Two datasets tell very different stories about the state of Britain’s creative industries, graduate talent and prospects.
While ministers and the press see one set of numbers as a tale of “roaring” success, they see failure and grounds for possible regulatory intervention in the other.
Creative arts higher education was criticised last week for providing “poor value” for money, with the (now former) minister Sam Gyimah promising a “relentless focus on quality” and that the Office for Students would act swiftly to hold universities to account.
The headlines shouted about the results of the Institute for Fiscal Studies’ (IFS) research on graduate salaries, which shows that by the age of 29 “Male creative arts university graduates are paid 14 per cent less than those without a degree” (as The Sun put it).
Yet the following day, the creative industries were hailed by ministers for exceeding the £100 billion-a-year mark for their contribution to the UK economy.
Jeremy Wright, Secretary of State for Digital, Culture, Media and Sport, declared: “Our creative industries not only fly the flag for the best of British creativity at home and abroad but they are also at the heart of our economy.” The sector has been growing at twice the rate of the economy since 2010, the DCMS said.
Wright added that ministers were “doing all we can to support the sector’s talent and entrepreneurship”.
The spillover effect
How do we square this circle of thriving creative industries with failing creative arts education, as ministers appear to suggest?
Analysis by London Economics in September concludes that longitudinal educational outcomes (LEO) data as used for the IFS research does not capture the “spillover effects” of working in industries such as the creative arts, where the economic impact of an individual can stretch far beyond their earnings at a particular snapshot in time.
According to the London Economics report: “The average gross salary earned in the arts and culture industry stands at £30,789 per employee, while an additional £42,420 in gross salary per employee was accrued elsewhere in the economy as a result of these spillover effects … generated as a result of the purchase of goods and services through the extensive supply chains supporting the arts and culture industries, as well as the expenditure of those individuals working in these industries.”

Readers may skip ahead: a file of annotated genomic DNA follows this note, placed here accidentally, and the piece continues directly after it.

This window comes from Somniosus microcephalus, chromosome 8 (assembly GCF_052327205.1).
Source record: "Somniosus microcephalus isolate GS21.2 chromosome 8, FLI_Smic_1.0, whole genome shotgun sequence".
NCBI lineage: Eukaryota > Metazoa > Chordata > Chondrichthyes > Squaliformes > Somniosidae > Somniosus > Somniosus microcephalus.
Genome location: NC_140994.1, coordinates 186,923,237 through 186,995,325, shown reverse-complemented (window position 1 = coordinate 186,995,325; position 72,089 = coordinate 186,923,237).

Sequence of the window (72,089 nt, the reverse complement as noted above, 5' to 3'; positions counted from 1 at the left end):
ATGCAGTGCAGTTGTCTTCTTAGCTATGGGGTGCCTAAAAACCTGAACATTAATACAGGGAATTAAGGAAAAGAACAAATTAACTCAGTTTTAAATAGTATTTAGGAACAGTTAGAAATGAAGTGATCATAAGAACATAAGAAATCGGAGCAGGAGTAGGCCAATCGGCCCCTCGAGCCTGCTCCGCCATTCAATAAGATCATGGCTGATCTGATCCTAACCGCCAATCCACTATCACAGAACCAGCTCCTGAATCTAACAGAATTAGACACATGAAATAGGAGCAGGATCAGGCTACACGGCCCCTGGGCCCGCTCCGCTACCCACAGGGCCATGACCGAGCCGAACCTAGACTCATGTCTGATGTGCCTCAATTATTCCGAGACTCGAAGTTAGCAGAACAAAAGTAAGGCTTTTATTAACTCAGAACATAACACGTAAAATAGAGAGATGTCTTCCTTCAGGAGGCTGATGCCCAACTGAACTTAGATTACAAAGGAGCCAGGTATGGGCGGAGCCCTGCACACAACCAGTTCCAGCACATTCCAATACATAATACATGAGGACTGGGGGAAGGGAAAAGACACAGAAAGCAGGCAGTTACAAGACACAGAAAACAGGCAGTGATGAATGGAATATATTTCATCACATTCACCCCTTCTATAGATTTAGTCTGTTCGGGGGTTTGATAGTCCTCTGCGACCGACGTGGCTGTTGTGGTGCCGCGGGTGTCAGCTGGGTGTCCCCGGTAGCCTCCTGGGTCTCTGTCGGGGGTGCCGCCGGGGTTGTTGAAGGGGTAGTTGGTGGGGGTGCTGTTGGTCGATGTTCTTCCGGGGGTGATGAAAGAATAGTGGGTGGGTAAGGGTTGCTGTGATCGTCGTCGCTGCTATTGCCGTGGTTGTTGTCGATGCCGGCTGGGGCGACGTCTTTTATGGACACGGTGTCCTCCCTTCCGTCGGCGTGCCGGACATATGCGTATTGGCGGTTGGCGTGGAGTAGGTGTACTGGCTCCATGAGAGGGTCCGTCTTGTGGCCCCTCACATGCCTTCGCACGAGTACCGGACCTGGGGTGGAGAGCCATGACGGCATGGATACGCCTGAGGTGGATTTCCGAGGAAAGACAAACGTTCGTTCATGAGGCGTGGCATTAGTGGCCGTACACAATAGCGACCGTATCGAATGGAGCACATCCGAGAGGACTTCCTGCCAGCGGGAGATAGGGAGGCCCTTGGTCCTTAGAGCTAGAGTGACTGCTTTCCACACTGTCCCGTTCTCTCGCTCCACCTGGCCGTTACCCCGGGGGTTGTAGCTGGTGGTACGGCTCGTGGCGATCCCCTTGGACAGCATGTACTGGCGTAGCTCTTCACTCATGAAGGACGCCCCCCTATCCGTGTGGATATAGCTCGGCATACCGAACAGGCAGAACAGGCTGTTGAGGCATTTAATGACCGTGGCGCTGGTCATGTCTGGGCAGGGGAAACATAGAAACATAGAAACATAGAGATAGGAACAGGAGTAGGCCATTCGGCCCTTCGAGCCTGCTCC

The same spillover effect is true for other professions, such as nursing, teaching and social work, London Economics rightly observes. But the crucial difference is that no one argues these degree-level subjects “are unworthy of continued public funding or that individuals entering these professions should be required to fund their own studies.”
All too often, the individual benefits of creative education are cast as being intangible rather than economic – it’s all about personal fulfilment and cultural benefits rather than financial. Yet, at a macro-level, these are booming industries. What is the cause of the disconnection between the two?
Creative arts education
Anyone working in the creative arts will find the IFS report sobering in its comparison of graduates’ early career earnings in different disciplines but perhaps not that surprising.
Yet, they would not see a negative story about the quality of HE.
When the results of the 2017 Teaching Excellence Framework (TEF) were first announced, of the thirteen specialist institutions that comprise the United Kingdom Arts and Design Institutions Association (UKADIA), seven were awarded a TEF gold, five silver, and one bronze.
Eight of those institutions received single or double positive flags for graduate outcomes, whether for highly skilled employment or further study. If you read the TEF panel’s qualitative assessment, you will see evidence of each institution trying to align teaching and course design to industry practice and requirements.
The labour market
Instead, the real story told by these datasets – and the root of the disconnection between the micro and macro views of the creative arts – is about the characteristics of the creative industries’ labour market.
Paid internships and unpaid work experience are common, as is freelancing and portfolio working, with graduates trying to juggle multiple roles before finding a permanent post in their chosen field. And this is the point at which the IFS snapshot of graduate salaries is taken.
According to an Institute for Public Policy Research (IPPR) report published last year: “The sectors commonly understood as creative industries … have the highest concentration of internships available relative to job vacancies, including publishing, film and video, creative arts and entertainment, and broadcasting.”
The IPPR rightly flagged the implications for diversity and social mobility.
Without a personal network that opens up professional opportunities, or the financial means to take a few months of unpaid work experience or an internship at the minimum wage (often in London), not every graduate will find the creative industries an easy labour market to enter.
“The fact that internships are so prevalent in the creative industries is concerning, because the creative workforce lacks ethnic and socioeconomic diversity, particularly at entry level,” IPPR said. “If internships without measures to ensure equal access are common, there is a risk that the diversity of the sector will suffer.”
And that is where ministerial attention and university lobbying might be better directed.
The evidence suggests that the standards of teaching quality in most creative arts institutions are outstanding. Likewise, the evidence suggests that graduate talent fuels the global success of the creative industries and their growing, multi-billion pound economic impact.
The real question for the industry, HE institutions and ministers is how to ensure that those with talent have the opportunity and support to enter this labour market and prosper.